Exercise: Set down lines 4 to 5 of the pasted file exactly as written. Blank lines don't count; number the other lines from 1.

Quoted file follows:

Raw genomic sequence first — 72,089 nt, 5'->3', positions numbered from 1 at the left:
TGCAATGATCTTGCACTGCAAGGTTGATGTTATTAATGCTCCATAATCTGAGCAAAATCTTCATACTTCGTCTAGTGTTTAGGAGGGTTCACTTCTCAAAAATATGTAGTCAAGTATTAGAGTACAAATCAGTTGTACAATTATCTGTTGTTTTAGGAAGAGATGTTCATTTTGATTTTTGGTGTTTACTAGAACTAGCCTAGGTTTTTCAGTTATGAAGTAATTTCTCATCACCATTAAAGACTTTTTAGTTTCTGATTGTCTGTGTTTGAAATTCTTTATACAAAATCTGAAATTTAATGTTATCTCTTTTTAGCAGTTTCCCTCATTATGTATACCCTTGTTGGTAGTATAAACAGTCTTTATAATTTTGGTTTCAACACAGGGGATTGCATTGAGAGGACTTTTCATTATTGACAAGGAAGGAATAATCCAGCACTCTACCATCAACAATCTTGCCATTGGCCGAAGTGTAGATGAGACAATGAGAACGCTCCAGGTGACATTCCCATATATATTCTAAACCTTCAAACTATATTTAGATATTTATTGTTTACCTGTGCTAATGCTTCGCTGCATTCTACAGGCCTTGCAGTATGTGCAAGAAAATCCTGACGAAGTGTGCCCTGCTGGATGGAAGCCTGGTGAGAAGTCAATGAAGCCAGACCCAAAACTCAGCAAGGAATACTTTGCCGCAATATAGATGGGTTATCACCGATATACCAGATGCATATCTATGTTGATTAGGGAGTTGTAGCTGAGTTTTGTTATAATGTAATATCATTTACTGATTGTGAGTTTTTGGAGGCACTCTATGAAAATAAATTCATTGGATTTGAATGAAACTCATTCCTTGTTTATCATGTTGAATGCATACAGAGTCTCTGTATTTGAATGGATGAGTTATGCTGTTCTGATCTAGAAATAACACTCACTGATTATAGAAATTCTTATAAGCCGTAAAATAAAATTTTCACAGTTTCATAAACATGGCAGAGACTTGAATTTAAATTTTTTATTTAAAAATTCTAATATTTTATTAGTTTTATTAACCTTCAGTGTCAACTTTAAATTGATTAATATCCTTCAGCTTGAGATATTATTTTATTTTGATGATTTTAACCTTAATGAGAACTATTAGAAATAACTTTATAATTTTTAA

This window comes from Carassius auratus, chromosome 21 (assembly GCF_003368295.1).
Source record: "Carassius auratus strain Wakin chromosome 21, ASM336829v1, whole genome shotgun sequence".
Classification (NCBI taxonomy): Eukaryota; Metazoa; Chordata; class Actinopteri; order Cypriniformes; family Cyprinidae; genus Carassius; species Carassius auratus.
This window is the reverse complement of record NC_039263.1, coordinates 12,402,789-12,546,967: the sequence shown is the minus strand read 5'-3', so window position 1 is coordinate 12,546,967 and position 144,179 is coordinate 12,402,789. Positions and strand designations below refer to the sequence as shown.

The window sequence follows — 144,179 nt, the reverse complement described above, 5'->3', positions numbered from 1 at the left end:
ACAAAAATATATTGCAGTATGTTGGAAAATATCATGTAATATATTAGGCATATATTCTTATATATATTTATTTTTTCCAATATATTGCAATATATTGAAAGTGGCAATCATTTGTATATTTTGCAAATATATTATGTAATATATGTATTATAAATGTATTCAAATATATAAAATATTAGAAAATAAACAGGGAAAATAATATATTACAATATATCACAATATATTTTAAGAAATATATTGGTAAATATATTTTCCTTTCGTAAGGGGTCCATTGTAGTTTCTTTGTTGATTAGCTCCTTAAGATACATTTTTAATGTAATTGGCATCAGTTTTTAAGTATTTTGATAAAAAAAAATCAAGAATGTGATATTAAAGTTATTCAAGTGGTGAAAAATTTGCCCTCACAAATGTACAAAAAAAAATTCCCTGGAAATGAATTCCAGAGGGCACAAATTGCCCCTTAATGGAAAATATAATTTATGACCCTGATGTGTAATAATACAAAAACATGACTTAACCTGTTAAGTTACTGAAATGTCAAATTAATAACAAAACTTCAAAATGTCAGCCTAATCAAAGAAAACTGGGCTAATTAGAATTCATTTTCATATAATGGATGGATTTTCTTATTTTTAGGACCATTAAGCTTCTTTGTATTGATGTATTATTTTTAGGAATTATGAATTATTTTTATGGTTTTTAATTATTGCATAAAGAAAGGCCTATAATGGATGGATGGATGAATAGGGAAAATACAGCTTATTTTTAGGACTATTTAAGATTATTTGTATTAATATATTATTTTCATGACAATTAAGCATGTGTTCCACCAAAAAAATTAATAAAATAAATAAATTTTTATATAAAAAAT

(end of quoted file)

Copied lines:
Source record: "Carassius auratus strain Wakin chromosome 21, ASM336829v1, whole genome shotgun sequence".
Classification (NCBI taxonomy): Eukaryota; Metazoa; Chordata; class Actinopteri; order Cypriniformes; family Cyprinidae; genus Carassius; species Carassius auratus.